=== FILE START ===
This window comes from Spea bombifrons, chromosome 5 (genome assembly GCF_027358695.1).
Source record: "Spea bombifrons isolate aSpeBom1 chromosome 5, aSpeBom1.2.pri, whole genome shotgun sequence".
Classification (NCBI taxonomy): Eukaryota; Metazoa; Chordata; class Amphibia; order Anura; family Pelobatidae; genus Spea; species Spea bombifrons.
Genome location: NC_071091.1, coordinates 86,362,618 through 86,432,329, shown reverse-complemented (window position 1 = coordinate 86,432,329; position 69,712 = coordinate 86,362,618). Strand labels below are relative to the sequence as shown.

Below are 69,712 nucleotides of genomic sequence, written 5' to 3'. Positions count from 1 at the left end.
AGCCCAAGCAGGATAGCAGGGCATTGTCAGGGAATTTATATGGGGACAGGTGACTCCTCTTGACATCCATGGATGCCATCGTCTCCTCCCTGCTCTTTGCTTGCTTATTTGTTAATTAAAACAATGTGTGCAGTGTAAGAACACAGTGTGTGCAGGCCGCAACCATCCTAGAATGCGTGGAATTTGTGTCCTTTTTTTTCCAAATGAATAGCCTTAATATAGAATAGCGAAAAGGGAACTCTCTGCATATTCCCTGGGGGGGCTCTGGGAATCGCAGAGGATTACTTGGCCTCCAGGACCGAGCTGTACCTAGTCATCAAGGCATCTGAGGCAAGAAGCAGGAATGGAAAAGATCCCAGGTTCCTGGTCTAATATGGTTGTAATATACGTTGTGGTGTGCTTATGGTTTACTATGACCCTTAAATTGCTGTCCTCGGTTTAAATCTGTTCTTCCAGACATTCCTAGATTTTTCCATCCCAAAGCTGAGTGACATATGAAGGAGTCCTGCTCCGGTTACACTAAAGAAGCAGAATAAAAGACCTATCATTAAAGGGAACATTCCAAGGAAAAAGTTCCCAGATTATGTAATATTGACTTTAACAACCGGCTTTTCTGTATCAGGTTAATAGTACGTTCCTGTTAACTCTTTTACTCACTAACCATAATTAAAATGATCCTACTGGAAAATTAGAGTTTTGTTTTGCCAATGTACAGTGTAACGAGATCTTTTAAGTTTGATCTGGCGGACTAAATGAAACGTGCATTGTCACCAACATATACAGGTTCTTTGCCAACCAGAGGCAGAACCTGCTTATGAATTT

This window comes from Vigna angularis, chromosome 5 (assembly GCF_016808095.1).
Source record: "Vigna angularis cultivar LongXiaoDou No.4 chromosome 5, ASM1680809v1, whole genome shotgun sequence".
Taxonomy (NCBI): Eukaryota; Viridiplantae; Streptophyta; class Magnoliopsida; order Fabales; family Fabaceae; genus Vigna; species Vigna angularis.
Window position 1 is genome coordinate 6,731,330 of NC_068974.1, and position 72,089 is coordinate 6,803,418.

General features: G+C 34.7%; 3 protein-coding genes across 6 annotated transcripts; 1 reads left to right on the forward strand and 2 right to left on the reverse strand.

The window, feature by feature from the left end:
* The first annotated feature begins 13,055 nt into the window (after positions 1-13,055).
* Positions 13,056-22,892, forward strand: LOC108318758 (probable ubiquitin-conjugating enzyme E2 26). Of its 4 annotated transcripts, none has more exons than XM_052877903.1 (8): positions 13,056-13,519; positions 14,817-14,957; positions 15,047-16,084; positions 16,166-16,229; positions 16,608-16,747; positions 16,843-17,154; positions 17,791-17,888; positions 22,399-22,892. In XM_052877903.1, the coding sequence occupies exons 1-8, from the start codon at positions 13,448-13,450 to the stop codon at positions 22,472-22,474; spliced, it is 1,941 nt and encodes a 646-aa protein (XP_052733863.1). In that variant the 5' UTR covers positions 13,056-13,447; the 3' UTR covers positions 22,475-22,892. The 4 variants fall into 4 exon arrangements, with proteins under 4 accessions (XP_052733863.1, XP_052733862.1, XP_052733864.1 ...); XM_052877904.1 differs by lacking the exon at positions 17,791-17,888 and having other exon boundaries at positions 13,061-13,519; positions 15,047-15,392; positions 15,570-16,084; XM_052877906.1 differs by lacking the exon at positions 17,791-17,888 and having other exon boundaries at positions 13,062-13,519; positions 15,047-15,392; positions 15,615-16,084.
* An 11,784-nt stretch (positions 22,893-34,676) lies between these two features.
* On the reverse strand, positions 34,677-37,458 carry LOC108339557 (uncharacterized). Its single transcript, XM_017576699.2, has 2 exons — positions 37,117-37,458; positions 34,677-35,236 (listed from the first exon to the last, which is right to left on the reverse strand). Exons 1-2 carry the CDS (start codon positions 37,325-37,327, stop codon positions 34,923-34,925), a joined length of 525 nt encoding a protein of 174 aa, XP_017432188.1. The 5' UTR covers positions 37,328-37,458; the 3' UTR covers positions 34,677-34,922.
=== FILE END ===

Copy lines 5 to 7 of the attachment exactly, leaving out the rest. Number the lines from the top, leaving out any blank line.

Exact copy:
Below are 69,712 nucleotides of genomic sequence, written 5' to 3'. Positions count from 1 at the left end.
AGCCCAAGCAGGATAGCAGGGCATTGTCAGGGAATTTATATGGGGACAGGTGACTCCTCTTGACATCCATGGATGCCATCGTCTCCTCCCTGCTCTTTGCTTGCTTATTTGTTAATTAAAACAATGTGTGCAGTGTAAGAACACAGTGTGTGCAGGCCGCAACCATCCTAGAATGCGTGGAATTTGTGTCCTTTTTTTTCCAAATGAATAGCCTTAATATAGAATAGCGAAAAGGGAACTCTCTGCATATTCCCTGGGGGGGCTCTGGGAATCGCAGAGGATTACTTGGCCTCCAGGACCGAGCTGTACCTAGTCATCAAGGCATCTGAGGCAAGAAGCAGGAATGGAAAAGATCCCAGGTTCCTGGTCTAATATGGTTGTAATATACGTTGTGGTGTGCTTATGGTTTACTATGACCCTTAAATTGCTGTCCTCGGTTTAAATCTGTTCTTCCAGACATTCCTAGATTTTTCCATCCCAAAGCTGAGTGACATATGAAGGAGTCCTGCTCCGGTTACACTAAAGAAGCAGAATAAAAGACCTATCATTAAAGGGAACATTCCAAGGAAAAAGTTCCCAGATTATGTAATATTGACTTTAACAACCGGCTTTTCTGTATCAGGTTAATAGTACGTTCCTGTTAACTCTTTTACTCACTAACCATAATTAAAATGATCCTACTGGAAAATTAGAGTTTTGTTTTGCCAATGTACAGTGTAACGAGATCTTTTAAGTTTGATCTGGCGGACTAAATGAAACGTGCATTGTCACCAACATATACAGGTTCTTTGCCAACCAGAGGCAGAACCTGCTTATGAATTT

This window comes from Vigna angularis, chromosome 5 (assembly GCF_016808095.1).